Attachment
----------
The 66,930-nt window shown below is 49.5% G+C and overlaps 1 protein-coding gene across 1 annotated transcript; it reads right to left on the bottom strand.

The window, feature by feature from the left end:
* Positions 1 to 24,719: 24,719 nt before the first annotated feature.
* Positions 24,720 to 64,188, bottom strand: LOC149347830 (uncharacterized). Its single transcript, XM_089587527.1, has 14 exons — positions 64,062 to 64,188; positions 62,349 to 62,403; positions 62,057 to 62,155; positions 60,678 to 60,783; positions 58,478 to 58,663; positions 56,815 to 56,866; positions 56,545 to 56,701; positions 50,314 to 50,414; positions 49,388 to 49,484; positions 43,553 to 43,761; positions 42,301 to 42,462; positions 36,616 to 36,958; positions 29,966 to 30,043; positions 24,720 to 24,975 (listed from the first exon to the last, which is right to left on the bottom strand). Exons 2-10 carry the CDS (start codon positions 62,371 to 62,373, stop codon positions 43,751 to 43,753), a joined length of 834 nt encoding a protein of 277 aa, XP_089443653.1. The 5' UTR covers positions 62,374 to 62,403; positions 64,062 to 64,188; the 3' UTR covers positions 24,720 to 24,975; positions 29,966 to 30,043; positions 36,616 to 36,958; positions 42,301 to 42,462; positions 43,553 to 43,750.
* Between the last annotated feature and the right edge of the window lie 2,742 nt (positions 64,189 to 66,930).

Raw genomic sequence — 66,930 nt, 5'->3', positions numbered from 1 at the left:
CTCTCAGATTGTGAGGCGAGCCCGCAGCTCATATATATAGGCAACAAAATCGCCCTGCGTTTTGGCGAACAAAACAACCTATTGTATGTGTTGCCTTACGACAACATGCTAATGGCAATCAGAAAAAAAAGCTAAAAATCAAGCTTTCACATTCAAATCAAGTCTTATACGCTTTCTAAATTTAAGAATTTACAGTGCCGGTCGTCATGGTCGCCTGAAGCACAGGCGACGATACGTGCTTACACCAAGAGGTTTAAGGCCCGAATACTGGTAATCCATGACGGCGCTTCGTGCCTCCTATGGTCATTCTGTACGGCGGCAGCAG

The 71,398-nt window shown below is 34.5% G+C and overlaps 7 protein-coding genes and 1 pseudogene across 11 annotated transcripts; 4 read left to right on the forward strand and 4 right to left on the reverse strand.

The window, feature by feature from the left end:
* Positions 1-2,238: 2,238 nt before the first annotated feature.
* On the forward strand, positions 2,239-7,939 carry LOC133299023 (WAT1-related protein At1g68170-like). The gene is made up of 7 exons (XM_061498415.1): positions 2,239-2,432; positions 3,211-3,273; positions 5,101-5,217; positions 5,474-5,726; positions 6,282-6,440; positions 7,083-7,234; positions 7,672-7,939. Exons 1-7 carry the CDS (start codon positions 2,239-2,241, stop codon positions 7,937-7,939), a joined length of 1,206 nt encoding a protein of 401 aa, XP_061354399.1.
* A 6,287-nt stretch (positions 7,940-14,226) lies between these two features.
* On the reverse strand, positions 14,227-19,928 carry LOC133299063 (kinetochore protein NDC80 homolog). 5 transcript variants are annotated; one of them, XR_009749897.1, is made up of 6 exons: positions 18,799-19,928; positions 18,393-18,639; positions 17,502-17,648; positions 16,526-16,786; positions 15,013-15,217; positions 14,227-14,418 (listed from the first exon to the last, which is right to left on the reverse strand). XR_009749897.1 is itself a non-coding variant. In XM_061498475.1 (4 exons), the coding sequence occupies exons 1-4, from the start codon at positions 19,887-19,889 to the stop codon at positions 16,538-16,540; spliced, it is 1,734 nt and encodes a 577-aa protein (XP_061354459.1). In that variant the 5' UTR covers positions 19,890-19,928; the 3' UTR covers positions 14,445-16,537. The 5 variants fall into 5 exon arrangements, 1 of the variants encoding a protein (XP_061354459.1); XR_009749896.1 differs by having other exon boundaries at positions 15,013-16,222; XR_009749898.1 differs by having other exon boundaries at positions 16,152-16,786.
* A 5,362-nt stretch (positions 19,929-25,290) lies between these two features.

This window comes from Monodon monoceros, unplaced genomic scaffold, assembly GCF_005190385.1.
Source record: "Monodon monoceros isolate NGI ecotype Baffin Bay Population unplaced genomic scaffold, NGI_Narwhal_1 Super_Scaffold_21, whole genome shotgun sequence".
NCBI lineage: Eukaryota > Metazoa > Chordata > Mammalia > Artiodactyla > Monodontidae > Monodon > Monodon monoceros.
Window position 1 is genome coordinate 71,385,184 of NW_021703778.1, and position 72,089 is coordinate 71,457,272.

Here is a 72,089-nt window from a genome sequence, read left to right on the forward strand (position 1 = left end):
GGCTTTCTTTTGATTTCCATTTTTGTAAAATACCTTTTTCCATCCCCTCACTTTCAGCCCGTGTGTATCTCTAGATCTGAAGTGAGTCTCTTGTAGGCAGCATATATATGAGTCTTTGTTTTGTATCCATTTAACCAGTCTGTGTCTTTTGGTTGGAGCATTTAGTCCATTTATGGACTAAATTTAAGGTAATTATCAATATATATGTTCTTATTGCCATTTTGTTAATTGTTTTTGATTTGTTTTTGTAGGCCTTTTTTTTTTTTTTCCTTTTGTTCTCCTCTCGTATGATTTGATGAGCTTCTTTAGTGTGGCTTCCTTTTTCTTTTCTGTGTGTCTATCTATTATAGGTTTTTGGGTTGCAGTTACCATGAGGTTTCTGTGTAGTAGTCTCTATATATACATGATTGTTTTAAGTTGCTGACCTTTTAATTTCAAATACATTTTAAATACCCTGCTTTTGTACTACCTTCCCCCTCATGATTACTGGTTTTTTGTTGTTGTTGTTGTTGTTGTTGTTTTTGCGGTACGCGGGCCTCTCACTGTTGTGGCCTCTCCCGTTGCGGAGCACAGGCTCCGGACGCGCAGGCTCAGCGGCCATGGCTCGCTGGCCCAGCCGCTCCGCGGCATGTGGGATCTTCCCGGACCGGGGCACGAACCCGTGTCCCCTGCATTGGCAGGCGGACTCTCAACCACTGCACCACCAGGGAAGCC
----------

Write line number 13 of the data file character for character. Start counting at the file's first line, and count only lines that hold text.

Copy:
* On the reverse strand, positions 14,227-19,928 carry LOC133299063 (kinetochore protein NDC80 homolog). 5 transcript variants are annotated; one of them, XR_009749897.1, is made up of 6 exons: positions 18,799-19,928; positions 18,393-18,639; positions 17,502-17,648; positions 16,526-16,786; positions 15,013-15,217; positions 14,227-14,418 (listed from the first exon to the last, which is right to left on the reverse strand). XR_009749897.1 is itself a non-coding variant. In XM_061498475.1 (4 exons), the coding sequence occupies exons 1-4, from the start codon at positions 19,887-19,889 to the stop codon at positions 16,538-16,540; spliced, it is 1,734 nt and encodes a 577-aa protein (XP_061354459.1). In that variant the 5' UTR covers positions 19,890-19,928; the 3' UTR covers positions 14,445-16,537. The 5 variants fall into 5 exon arrangements, 1 of the variants encoding a protein (XP_061354459.1); XR_009749896.1 differs by having other exon boundaries at positions 15,013-16,222; XR_009749898.1 differs by having other exon boundaries at positions 16,152-16,786.